At the end of the day, damage prevention is a better friend than damage control — whatever scenario it may be. Now that you’ve got a fair sense of how to fix a flip flop, you also need to make sure you’re up to date on how to avoid such situations altogether. Turns out, it all boils down to how you plan on using your sandals and for how long.
For starters, use them gently. Don’t play sports in them. Don’t shift your weight to the balls of your feet in them. Use them to walk or possibly to hurriedly shuffle (in the case of emergencies), and nothing more. They aren’t designed for aggressive activity, so using them in those contexts is only bound to shorten their lifespan.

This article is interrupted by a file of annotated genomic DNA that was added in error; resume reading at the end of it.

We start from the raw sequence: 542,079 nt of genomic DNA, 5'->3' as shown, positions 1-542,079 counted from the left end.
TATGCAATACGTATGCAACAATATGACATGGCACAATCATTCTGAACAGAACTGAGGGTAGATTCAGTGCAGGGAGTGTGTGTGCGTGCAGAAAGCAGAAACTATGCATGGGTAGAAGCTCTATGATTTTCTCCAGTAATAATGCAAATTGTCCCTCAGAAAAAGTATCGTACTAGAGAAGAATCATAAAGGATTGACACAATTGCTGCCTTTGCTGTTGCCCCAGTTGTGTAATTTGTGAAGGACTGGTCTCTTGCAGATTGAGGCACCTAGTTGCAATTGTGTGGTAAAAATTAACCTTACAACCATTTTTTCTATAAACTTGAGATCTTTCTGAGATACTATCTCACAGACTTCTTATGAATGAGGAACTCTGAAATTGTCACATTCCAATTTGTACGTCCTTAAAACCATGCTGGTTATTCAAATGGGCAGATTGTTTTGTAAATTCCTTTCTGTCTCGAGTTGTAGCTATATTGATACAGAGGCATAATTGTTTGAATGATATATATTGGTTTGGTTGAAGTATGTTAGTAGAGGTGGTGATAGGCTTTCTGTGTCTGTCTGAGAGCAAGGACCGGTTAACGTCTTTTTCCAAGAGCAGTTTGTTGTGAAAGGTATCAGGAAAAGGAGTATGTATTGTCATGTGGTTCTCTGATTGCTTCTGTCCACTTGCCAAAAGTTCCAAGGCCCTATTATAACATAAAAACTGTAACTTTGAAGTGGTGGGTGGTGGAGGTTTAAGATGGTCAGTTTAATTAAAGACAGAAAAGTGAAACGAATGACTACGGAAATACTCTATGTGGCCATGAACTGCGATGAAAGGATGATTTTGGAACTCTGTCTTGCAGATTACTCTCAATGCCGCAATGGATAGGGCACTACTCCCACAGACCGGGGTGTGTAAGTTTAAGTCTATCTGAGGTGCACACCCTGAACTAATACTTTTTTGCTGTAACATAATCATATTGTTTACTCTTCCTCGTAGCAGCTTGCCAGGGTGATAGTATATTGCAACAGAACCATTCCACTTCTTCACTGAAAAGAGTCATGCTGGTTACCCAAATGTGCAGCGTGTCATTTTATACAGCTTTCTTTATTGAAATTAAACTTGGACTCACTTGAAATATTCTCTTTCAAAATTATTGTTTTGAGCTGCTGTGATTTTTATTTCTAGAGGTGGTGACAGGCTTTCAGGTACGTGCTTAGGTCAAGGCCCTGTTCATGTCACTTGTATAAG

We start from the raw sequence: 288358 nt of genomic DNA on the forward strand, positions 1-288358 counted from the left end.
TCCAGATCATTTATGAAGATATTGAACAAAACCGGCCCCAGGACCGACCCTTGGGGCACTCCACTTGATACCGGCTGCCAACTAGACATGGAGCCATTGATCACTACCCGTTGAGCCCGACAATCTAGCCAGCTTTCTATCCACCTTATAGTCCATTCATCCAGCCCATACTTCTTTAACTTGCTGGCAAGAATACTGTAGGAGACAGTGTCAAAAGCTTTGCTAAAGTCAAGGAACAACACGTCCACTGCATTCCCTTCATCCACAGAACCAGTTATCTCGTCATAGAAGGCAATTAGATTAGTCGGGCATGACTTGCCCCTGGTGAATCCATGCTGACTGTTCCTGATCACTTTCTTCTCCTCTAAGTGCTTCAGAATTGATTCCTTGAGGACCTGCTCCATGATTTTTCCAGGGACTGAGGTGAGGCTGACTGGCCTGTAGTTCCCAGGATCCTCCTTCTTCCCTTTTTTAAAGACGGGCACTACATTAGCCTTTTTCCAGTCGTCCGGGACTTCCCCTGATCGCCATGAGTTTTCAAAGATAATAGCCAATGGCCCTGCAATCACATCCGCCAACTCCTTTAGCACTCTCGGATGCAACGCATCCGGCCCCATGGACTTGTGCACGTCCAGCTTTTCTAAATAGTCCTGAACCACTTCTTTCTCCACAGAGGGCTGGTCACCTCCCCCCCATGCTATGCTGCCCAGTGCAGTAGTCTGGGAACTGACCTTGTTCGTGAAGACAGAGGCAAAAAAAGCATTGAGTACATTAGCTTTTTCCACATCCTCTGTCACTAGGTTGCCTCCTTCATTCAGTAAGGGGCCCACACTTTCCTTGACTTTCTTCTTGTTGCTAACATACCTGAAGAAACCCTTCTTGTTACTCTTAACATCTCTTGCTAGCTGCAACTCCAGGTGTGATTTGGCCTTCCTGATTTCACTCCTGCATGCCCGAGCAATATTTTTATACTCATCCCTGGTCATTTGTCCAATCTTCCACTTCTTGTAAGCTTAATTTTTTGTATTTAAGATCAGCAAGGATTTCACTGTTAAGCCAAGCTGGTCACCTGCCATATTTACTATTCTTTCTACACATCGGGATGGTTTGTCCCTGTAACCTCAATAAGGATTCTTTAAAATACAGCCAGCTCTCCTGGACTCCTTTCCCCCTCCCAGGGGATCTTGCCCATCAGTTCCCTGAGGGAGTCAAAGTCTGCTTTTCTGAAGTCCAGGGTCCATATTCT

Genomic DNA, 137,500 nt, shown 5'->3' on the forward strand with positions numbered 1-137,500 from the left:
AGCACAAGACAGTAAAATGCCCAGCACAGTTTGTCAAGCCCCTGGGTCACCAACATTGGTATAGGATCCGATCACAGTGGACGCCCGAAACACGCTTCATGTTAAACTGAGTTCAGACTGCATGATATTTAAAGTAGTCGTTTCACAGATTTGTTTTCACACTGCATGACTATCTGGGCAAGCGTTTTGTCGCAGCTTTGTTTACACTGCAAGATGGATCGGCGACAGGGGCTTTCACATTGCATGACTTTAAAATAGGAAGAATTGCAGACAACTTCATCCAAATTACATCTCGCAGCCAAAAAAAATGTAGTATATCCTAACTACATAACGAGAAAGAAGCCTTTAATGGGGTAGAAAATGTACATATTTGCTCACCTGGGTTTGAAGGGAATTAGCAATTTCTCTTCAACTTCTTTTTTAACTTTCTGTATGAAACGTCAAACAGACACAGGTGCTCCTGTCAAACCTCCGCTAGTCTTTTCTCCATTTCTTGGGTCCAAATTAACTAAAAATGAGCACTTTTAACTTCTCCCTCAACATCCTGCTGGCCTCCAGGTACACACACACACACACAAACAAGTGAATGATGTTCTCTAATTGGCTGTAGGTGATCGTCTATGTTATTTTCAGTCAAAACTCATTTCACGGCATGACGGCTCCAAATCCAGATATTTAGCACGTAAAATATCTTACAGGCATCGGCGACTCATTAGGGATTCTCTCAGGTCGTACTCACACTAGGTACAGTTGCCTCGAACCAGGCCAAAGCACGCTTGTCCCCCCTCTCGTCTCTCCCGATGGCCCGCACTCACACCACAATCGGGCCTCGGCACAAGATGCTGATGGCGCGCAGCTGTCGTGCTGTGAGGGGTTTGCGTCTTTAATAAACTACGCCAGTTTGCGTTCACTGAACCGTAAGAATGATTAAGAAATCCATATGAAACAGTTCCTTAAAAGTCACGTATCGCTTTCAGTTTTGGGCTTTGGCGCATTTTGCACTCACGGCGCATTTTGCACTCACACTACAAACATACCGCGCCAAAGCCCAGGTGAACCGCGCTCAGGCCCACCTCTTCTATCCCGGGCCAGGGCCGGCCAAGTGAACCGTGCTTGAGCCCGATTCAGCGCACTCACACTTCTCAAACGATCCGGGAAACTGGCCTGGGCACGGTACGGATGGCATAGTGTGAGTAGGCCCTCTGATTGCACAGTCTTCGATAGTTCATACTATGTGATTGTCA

Secondly, don’t use them all the time. It’s a slightly different story if you use flip flops just for indoors, but if you’re the type to just slip them and see where your day takes you, make sure you give them space to decompress — literally. Constant pressure makes the base hard and inflexible, which in turn puts pressure on the strap, making it prone to breakage.
If you really want to use your slippers everywhere without ruining them, invest in some better-quality flops. Reefs, Crocs, Clarks tend to be a bit pricier than, say, an off-brand pair of slippers, but they also last significantly longer.
And there you have it! Follow the above tips to make sure your flip-flops have the longest possible life span, absolutely free of breakage. The next time you trip on a walk, you’ll know with confidence it was a pebble or a crack and not your flip flop giving up on you.